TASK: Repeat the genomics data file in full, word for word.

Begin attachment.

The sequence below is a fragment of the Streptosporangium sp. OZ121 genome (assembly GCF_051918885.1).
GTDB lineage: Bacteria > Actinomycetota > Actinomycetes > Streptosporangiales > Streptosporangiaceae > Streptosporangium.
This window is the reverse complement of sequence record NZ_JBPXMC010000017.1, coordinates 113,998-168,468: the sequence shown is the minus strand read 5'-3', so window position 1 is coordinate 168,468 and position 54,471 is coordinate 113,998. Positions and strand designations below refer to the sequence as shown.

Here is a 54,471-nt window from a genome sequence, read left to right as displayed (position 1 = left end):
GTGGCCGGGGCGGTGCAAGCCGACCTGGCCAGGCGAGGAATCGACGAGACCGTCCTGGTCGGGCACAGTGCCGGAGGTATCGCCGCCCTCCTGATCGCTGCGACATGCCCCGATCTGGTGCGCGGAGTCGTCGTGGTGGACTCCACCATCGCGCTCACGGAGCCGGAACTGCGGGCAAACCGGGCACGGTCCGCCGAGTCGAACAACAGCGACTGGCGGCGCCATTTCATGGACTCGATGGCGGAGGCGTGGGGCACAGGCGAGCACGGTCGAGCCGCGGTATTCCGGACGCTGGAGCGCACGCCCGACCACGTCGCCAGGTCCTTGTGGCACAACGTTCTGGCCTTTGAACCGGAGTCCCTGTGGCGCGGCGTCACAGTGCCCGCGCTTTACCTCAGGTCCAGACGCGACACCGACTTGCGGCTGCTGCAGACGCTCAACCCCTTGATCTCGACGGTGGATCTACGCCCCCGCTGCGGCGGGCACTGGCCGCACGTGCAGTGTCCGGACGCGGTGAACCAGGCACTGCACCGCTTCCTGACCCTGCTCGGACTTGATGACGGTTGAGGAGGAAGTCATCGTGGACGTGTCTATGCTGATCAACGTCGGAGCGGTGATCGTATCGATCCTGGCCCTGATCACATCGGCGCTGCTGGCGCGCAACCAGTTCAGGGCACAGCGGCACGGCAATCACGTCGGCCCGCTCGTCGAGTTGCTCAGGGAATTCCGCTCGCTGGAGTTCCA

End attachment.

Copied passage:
The sequence below is a fragment of the Streptosporangium sp. OZ121 genome (assembly GCF_051918885.1).
GTDB lineage: Bacteria > Actinomycetota > Actinomycetes > Streptosporangiales > Streptosporangiaceae > Streptosporangium.
This window is the reverse complement of sequence record NZ_JBPXMC010000017.1, coordinates 113,998-168,468: the sequence shown is the minus strand read 5'-3', so window position 1 is coordinate 168,468 and position 54,471 is coordinate 113,998. Positions and strand designations below refer to the sequence as shown.

Here is a 54,471-nt window from a genome sequence, read left to right as displayed (position 1 = left end):
GTGGCCGGGGCGGTGCAAGCCGACCTGGCCAGGCGAGGAATCGACGAGACCGTCCTGGTCGGGCACAGTGCCGGAGGTATCGCCGCCCTCCTGATCGCTGCGACATGCCCCGATCTGGTGCGCGGAGTCGTCGTGGTGGACTCCACCATCGCGCTCACGGAGCCGGAACTGCGGGCAAACCGGGCACGGTCCGCCGAGTCGAACAACAGCGACTGGCGGCGCCATTTCATGGACTCGATGGCGGAGGCGTGGGGCACAGGCGAGCACGGTCGAGCCGCGGTATTCCGGACGCTGGAGCGCACGCCCGACCACGTCGCCAGGTCCTTGTGGCACAACGTTCTGGCCTTTGAACCGGAGTCCCTGTGGCGCGGCGTCACAGTGCCCGCGCTTTACCTCAGGTCCAGACGCGACACCGACTTGCGGCTGCTGCAGACGCTCAACCCCTTGATCTCGACGGTGGATCTACGCCCCCGCTGCGGCGGGCACTGGCCGCACGTGCAGTGTCCGGACGCGGTGAACCAGGCACTGCACCGCTTCCTGACCCTGCTCGGACTTGATGACGGTTGAGGAGGAAGTCATCGTGGACGTGTCTATGCTGATCAACGTCGGAGCGGTGATCGTATCGATCCTGGCCCTGATCACATCGGCGCTGCTGGCGCGCAACCAGTTCAGGGCACAGCGGCACGGCAATCACGTCGGCCCGCTCGTCGAGTTGCTCAGGGAATTCCGCTCGCTGGAGTTCCA